More than any other vote by a member of the committee -- which split 10-8 along partisan lines, with all Republicans backing Alito and all Democrats opposing his nomination -- Feingold's vote stands out.
While the seven other Democrats on the Judiciary Committee had all voted against one or more Republican nominees for the high court, Feingold had, until Tuesday, voted to confirm every Supreme Court nominee, Republican or Democrat, to come before the panel.
This break in pattern by the man who is arguably the Senate's most adventurous thinker and independent player ought to serve as a basis for rethinking strategies with regard to blocking the nomination as it now moves to the full Senate -- up to and including the prospect of a filibuster.
Which brings us to Tori's highlight, John Nichols "What the President Ordered In This Case Was a Crime" (The Online Beat, The Nation):
While Judge Sam Alito's testimony before the Senate Judiciary Committee has confirmed that he is not one of their number, a dwindling cadre of public servants still take seriously the dictates of the Constitution and the intents of it authors. And there is no more serious dictate of the document -- and no more solidly established intent -- than the one that requires the Congress to serve as a check and a balance against the excesses of the executive branch. Most particularly in a time of war, the founders intended for the Congress to question, challenge and constrain the president and his aides so that never again would Americans be subjected to the illegitimate, unwarranted and illegal dictates of a King George.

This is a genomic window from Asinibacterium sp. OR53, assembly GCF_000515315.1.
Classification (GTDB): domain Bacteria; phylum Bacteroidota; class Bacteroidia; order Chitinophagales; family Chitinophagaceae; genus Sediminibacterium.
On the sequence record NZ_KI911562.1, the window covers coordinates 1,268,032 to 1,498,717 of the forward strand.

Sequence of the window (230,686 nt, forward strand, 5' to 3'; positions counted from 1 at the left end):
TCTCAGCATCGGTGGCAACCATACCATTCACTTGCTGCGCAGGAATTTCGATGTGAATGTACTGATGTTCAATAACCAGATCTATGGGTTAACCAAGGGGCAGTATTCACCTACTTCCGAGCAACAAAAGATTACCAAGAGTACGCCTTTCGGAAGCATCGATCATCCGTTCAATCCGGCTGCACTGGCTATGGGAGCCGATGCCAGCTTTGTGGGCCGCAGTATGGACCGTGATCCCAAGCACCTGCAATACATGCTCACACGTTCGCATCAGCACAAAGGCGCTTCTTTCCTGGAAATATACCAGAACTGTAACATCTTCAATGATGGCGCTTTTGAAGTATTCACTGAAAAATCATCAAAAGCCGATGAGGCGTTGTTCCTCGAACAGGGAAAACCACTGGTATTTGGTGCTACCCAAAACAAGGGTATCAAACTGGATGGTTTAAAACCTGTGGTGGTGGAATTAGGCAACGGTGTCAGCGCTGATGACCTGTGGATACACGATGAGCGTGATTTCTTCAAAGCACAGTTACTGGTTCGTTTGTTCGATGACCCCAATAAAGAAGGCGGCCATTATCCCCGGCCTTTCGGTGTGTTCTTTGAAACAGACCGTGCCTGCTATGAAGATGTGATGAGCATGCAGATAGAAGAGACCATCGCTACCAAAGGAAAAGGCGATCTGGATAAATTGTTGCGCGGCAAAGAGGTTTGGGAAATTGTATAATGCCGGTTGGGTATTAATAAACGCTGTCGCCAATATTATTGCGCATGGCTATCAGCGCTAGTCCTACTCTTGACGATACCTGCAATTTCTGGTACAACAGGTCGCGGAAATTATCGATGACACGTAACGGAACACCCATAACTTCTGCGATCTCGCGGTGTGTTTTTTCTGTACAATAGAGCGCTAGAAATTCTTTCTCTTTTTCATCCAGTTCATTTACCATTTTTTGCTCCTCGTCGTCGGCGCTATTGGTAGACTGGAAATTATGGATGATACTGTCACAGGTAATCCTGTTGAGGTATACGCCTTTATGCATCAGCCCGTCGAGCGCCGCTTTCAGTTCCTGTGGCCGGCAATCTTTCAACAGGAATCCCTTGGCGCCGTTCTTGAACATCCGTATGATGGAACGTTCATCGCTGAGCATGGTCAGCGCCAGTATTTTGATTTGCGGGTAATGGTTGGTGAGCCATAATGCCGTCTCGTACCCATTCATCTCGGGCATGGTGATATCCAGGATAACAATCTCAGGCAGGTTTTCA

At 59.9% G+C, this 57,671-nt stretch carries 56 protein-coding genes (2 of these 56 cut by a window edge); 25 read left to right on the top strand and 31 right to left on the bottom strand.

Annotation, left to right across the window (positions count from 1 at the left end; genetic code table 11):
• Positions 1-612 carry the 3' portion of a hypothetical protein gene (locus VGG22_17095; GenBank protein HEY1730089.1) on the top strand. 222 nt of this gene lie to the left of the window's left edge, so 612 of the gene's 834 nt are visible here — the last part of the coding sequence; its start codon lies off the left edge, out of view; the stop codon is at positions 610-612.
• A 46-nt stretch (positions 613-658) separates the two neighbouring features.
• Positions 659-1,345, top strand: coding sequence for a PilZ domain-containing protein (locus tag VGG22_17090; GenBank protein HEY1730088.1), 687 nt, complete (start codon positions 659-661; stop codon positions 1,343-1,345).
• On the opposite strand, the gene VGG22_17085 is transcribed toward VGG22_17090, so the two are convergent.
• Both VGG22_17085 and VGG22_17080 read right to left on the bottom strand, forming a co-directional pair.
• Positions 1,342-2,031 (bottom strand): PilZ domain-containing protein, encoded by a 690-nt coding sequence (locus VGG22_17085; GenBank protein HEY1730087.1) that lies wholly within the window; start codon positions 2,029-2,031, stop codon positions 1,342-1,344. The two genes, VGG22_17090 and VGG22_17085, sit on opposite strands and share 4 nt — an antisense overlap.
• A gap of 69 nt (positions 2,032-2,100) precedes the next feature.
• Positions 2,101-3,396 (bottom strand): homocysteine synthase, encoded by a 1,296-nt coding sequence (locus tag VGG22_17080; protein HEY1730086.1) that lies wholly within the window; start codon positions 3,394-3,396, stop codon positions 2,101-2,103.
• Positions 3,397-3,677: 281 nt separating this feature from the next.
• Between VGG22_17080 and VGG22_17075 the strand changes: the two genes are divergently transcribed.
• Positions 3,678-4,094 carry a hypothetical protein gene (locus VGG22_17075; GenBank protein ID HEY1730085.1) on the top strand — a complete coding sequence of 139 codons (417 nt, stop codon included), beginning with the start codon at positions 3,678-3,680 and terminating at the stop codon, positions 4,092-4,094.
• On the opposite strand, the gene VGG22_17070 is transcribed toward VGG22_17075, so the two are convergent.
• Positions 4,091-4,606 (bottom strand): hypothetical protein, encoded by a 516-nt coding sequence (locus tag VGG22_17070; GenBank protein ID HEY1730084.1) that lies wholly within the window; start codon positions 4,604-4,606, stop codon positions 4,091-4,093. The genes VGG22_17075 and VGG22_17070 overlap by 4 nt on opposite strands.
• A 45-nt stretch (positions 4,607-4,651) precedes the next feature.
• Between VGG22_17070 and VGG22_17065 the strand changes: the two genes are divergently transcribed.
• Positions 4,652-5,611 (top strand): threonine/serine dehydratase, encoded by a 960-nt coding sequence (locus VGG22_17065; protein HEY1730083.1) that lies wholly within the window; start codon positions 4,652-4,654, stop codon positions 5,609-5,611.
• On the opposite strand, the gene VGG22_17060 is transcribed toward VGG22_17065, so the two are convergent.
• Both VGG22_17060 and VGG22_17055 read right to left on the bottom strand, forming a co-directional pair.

This mandate, so well-established and so thoroughly grounded in history and tradition, places a particularly high demand on the chairman of the House Judiciary Committee. It is in the House, the Constitution tells us, that the work of holding an out-of-control president to account, must begin -- and it is on the Judiciary Committee that the process is initiated.
Brenda notes Cindy Sheehan's "Matriotism" (Common Dreams):
All though school, we are brainwashed into believing that some how our leaders are always right and certainly have our best interests at heart when they wave the flag and convince us to hate fellow human beings who stand in the way of making immense profits from war. As Samuel Johnson said, patriotism is the "last refuge of a scoundrel."
Matriotism is the opposite of patriotism